The Booksellers Association of the United Kingdom & Ireland Limited

Independent Bookshop Numbers Reveal Mixed Picture in Continuing High Street Challenge

The number of independent bookshops opening in 2023 surpassed the same measure last year, with 51 indies – as well as several branches of Waterstones, Eason and Dubray – opening during the year, compared to 49 indies opening in 2022.
In a development characterised by the Booksellers Association (BA) as a continuing vote of confidence in bookselling as a career, and the underlying importance and health of the sector, the number of openings continues to bring new entrants into bookselling across the UK and Ireland.
However, in a more sobering turn of events, the number of indie bookshop closures has increased on 2022, leading to a situation where the net number of indies in the  UK has fallen by 0.8%.
The BA – which represents independent, chain (WH Smith, Waterstones, Blackwell’s and Foyles, and Eason and Dubray in Ireland) and non-traditional booksellers across the UK and Ireland – released the figures as part of its annual membership survey, which revealed that the number of independent bookshops in BA membership at the end of 2023 was 1063, down from 1072 in 2022, though still significantly up from the lowest point on record of 867 in 2016.
New independent bookshops which opened in 2023 include:
  • Barn Owl Books, Wiltshire
  • Booka Bookshop, Shropshire (Bridgnorth)
  • Book-ish, Wales (Abergavenny)
  • Caper, Oxfordshire
  • Clemo Books, Cornwall
  • Gay on Wye, Powys, Wales
  • Kilmainham Gaol Books and Gifts, Dublin, Ireland
  • Melanin Dreams, London
  • Oughterard Bookshop, County Galway, Ireland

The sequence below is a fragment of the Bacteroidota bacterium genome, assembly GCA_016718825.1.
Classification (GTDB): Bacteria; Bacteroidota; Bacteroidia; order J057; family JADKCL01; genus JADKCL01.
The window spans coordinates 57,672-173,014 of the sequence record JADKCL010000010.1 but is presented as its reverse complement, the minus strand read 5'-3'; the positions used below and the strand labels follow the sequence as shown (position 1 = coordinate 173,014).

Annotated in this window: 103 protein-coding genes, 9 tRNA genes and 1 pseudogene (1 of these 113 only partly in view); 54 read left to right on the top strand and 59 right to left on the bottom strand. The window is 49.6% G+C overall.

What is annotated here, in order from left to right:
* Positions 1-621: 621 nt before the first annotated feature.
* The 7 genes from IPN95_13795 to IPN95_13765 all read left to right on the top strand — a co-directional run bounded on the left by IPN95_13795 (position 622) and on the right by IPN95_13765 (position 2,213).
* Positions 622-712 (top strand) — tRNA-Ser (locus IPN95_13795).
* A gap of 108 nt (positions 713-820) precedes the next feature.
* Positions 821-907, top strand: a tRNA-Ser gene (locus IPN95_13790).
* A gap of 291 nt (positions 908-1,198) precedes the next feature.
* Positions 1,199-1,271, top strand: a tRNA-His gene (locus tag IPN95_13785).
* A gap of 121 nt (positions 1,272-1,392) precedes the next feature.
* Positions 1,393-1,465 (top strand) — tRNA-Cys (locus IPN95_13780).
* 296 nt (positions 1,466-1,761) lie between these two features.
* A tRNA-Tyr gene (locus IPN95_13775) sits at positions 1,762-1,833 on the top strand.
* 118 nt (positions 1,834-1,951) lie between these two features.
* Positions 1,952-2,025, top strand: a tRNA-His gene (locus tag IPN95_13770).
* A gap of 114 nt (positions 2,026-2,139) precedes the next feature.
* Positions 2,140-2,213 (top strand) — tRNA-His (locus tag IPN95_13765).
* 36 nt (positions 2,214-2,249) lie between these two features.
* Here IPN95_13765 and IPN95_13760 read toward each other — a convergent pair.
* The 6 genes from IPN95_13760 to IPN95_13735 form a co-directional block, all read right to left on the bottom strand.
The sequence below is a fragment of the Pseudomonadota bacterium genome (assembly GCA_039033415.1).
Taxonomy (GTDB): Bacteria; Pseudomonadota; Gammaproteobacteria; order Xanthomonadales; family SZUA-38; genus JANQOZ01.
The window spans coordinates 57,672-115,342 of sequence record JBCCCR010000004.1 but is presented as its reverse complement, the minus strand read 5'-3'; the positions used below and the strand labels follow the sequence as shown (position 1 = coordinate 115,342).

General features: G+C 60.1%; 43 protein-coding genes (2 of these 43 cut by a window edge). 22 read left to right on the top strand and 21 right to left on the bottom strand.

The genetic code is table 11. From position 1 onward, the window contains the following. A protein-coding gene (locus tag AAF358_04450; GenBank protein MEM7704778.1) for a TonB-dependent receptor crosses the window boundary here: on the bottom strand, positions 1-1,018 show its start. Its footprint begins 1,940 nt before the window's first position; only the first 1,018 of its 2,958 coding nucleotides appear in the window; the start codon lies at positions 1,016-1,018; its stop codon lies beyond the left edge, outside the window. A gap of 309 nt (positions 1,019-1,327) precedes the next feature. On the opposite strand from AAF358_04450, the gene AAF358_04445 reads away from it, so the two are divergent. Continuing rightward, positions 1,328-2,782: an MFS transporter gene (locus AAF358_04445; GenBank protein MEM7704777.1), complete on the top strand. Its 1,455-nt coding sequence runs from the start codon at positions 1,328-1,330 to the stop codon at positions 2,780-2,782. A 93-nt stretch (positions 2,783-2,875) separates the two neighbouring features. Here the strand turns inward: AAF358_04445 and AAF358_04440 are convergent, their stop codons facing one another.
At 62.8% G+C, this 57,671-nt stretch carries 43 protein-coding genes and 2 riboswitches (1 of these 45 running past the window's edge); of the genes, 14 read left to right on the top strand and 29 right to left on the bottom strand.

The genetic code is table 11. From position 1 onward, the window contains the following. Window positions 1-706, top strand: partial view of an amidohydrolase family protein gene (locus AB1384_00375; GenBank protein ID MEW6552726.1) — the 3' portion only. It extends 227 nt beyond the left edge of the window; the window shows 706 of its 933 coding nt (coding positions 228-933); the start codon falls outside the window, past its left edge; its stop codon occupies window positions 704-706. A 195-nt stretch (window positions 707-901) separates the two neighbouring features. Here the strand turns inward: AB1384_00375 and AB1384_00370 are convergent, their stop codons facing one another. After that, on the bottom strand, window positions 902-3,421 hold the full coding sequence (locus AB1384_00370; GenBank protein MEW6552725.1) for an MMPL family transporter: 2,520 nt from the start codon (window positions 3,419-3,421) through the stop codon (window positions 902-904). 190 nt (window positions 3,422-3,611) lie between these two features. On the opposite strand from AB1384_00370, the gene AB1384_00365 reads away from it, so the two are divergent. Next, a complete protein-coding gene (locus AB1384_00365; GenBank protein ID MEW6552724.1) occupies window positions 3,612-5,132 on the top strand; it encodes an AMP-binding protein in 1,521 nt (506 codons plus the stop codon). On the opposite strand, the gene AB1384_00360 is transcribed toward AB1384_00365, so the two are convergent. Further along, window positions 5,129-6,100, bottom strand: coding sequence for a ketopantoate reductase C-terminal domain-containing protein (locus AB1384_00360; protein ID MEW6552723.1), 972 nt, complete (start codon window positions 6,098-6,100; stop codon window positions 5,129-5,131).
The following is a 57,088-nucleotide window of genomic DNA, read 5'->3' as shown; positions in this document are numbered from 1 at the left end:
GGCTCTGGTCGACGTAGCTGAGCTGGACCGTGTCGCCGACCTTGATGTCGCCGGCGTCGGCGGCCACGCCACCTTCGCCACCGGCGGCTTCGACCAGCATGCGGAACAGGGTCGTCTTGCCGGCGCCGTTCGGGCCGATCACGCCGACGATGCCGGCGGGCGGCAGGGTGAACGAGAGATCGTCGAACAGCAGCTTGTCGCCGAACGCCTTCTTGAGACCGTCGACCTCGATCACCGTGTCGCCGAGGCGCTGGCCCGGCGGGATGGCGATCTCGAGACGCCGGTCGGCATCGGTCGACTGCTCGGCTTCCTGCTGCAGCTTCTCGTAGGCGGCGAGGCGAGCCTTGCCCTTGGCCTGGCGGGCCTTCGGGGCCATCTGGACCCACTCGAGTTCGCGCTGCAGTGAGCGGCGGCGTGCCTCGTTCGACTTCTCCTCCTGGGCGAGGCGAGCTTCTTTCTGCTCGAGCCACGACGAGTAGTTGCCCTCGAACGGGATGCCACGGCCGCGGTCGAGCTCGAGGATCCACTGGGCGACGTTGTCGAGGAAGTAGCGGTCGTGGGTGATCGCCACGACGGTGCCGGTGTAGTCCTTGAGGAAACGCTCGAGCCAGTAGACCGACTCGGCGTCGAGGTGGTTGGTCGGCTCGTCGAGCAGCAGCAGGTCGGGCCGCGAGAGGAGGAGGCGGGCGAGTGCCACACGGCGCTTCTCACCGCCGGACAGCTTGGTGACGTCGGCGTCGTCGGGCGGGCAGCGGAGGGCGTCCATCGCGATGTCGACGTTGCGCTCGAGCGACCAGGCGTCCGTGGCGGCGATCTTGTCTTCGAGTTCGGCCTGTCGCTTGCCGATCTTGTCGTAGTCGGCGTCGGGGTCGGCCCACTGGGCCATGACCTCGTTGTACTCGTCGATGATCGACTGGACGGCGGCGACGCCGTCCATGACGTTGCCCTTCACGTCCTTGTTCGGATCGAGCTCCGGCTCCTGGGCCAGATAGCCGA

• Rossiter Books, Worcestershire (Malvern)
  • Sherlock & Pages, Somerset
  • Suddenly on Sheaf Street, Northamptonshire
  • the book-ends, Shropshire
  • The Kitchen Table, Dorset
  • The Literature Laboratory, Powys, Wales
  • The Little Bookshop Skipton, North Yorkshire
  • The Wedale Bookshop, Scottish Borders, Scotland
  • The Wee Bookshop, Clackmannanshire, Scotland
Meryl Halls, Managing Director at the Booksellers Association, which represents chain and indie bookshops alike, said: “We are sad, but not surprised, to see the numbers of indie bookshops drop this year, for the first time in several years. It’s been a volatile year for openings and closures, with some shops coming to the end of leases, some having opened during Covid and not thrived. Other closures are caused by retirement, rent or rate increases – and in such a low margin business as bookselling, small shifts in the costs of running the business can have catastrophic effects on viability.
The BA exists to create a positive landscape for bookselling to thrive, and to equip and encourage booksellers to professionalise, learn from each other, share good practice and run excellent community hubs. Many hundreds of indie bookshops are doing that every day, across the UK and Ireland, in addition to  branches of Waterstones, Foyles, Blackwell’s, Eason, Dubray and WHSmith, and we do not want to see any dilution in the unique and exceptional character that a bookshop brings to the high street or town centre.
While the number of bookshops has grown gradually since 2016, drawn by the cultural relevance of books, reading and bookshops, and inspired by the activism on display amongst current booksellers, we knew that recession, inflation, labour shortages, massive cost increases, tight margins, the cost-of-living crisis and unequal tax burdens such as business rates, would take their toll.
We will continue our advocacy on behalf of bookshops and bookselling, lobbying government on crucial business supports we know are required, and talking in depth to trade and industry partners about how to maximise the number of bookshops on our high streets, and how to support their viability and capacity to extend and expand, which many are already doing.”